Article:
“If I tell you I’m 13 online, will you believe me?”: implications for undercover internet stings

Drouin, Michelle, Egan, Vincent, Yergens, Nicholas and Hernandez, Elisa (2018) “If I tell you I’m 13 online, will you believe me?”: implications for undercover internet stings. Psychology, Public Policy, and Law, 24 (1). pp. 80-92. ISSN 1939-1528

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We examined the extent to which 262 adults, recruited from both a U.S. university sample and Amazon’s Mechanical Turk, believed the identity of a 13-year-old boy or girl persona in an online chat room. Sixteen undergraduate confederates (aged 19-38) followed two basic biographical sketches (Amber or James) and were instructed to “chat like a teenager” in one-to-one private chats. Confederates cycled through conditions where they provided no age or gender information (control), stated their age and gender, stated their age and gender and provided a picture (attractive or average), or stated their grade only. In all but the control condition, participants estimated the average age of their chat partner to be 13-14. Meanwhile, when confederates stated their age and gender, 83-88% of participants believed the confederate’s stated age, and 94-98% believed their gender. When asked about cues used to discern age and gender, most participants (98%) used multiple cues, including stated age and gender, content cues, style cues, and picture. Moreover, natural language analyses showed that the confederates used significantly fewer analytic words, fewer six-letter words, and displayed less clout than the adults with whom they chatted, and confederates who used more analytic words were perceived as older. Our findings contradict Lincoln and Coyle (2013) and suggest that even confederates who are not specially trained law enforcement agents are able to deceive others as to their age and gender in online chat rooms. These findings have important implications for those conducting undercover Internet stings and those who prosecute those cases.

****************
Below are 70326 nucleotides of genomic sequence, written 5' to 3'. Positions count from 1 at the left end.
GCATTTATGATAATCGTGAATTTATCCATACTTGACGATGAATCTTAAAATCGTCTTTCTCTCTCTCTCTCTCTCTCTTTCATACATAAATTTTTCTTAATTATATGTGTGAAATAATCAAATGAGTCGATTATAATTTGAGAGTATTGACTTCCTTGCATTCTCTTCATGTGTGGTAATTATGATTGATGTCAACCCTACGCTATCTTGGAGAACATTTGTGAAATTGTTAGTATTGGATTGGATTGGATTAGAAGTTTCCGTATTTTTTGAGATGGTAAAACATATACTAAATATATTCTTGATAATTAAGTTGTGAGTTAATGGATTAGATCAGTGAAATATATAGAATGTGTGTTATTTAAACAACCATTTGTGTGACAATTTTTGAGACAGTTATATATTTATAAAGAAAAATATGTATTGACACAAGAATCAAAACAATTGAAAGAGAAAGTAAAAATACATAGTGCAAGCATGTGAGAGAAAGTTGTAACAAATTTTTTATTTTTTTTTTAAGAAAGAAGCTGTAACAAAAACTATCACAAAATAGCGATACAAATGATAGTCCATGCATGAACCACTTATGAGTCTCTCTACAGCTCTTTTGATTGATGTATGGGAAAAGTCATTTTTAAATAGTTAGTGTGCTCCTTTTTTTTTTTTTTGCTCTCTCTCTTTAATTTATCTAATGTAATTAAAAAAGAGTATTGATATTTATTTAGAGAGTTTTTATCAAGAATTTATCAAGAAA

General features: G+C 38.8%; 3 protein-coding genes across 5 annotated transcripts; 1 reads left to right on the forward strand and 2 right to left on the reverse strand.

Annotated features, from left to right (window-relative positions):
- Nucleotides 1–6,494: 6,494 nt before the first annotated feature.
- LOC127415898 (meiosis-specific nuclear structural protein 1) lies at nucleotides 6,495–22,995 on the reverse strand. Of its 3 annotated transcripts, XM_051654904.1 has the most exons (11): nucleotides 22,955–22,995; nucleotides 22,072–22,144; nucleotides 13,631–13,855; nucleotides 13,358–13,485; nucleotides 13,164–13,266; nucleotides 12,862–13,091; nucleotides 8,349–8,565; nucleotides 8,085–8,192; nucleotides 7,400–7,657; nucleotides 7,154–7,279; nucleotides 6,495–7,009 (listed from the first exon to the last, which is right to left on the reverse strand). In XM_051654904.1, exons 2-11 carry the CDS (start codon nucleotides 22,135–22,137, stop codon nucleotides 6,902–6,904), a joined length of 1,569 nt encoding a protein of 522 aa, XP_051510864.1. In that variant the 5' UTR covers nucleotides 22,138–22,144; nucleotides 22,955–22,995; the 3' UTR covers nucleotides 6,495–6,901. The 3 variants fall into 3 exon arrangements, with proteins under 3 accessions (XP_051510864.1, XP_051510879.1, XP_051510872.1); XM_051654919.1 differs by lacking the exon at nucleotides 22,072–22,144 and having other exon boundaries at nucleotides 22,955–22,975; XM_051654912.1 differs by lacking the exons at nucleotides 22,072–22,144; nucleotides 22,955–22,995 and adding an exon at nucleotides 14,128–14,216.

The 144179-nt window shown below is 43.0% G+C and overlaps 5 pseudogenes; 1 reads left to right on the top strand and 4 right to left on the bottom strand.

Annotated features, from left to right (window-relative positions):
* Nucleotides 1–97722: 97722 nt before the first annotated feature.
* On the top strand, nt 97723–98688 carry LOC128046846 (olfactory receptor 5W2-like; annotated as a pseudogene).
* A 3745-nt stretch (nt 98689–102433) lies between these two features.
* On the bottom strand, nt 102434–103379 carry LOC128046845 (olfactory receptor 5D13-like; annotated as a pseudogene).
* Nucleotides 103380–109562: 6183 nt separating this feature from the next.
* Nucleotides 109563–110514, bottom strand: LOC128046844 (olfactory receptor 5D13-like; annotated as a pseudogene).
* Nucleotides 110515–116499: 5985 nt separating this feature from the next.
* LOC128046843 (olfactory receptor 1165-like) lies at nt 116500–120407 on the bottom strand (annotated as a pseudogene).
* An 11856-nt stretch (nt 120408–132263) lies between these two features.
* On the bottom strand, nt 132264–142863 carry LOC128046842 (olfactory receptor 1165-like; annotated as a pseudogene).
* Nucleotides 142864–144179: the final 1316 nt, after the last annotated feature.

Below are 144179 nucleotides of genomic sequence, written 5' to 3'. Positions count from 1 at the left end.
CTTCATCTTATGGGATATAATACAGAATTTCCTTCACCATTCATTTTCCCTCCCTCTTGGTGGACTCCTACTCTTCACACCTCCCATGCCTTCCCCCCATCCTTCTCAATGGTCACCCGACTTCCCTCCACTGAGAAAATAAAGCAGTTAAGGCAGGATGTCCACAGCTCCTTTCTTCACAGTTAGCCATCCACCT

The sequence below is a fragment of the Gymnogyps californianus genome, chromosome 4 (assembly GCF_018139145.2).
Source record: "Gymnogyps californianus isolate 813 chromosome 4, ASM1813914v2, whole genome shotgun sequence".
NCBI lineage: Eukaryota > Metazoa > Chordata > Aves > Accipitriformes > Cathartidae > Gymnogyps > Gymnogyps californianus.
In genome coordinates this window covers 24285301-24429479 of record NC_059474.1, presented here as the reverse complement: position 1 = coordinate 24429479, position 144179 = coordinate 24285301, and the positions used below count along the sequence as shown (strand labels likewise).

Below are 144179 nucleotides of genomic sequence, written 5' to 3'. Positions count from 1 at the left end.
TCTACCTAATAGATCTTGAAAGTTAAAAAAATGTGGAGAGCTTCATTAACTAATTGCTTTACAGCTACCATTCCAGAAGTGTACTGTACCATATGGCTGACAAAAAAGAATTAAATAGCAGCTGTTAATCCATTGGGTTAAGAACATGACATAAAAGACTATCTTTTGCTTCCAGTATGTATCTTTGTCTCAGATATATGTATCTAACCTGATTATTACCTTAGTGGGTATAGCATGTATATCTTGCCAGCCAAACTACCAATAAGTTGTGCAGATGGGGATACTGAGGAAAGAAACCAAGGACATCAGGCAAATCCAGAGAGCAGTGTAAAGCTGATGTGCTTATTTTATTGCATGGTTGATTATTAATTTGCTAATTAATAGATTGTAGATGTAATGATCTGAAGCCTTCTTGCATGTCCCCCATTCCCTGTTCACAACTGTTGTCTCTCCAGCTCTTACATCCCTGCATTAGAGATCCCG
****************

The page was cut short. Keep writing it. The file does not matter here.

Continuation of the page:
Item Type: Article
Additional Information: ©American Psychological Association, 2018. This paper is not the copy of record and may not exactly replicate the authoritative document published in the APA journal. Please do not copy or cite without author's permission. The final article is available, upon publication, at: http://dx.doi.org/10.1037/law0000149
Keywords: online deception; Internet sting; undercover agents; sex offenders; prosecution
Schools/Departments: University of Nottingham, UK > Faculty of Medicine and Health Sciences > School of Medicine > Division of Psychiatry and Applied Psychology
Identification Number: https://doi.org/10.1037/law0000149
Depositing User: Eprints, Support
Date Deposited: 02 Oct 2017 12:44
Last Modified: 08 May 2020 09:45
URI: https://eprints.nottingham.ac.uk/id/eprint/46917

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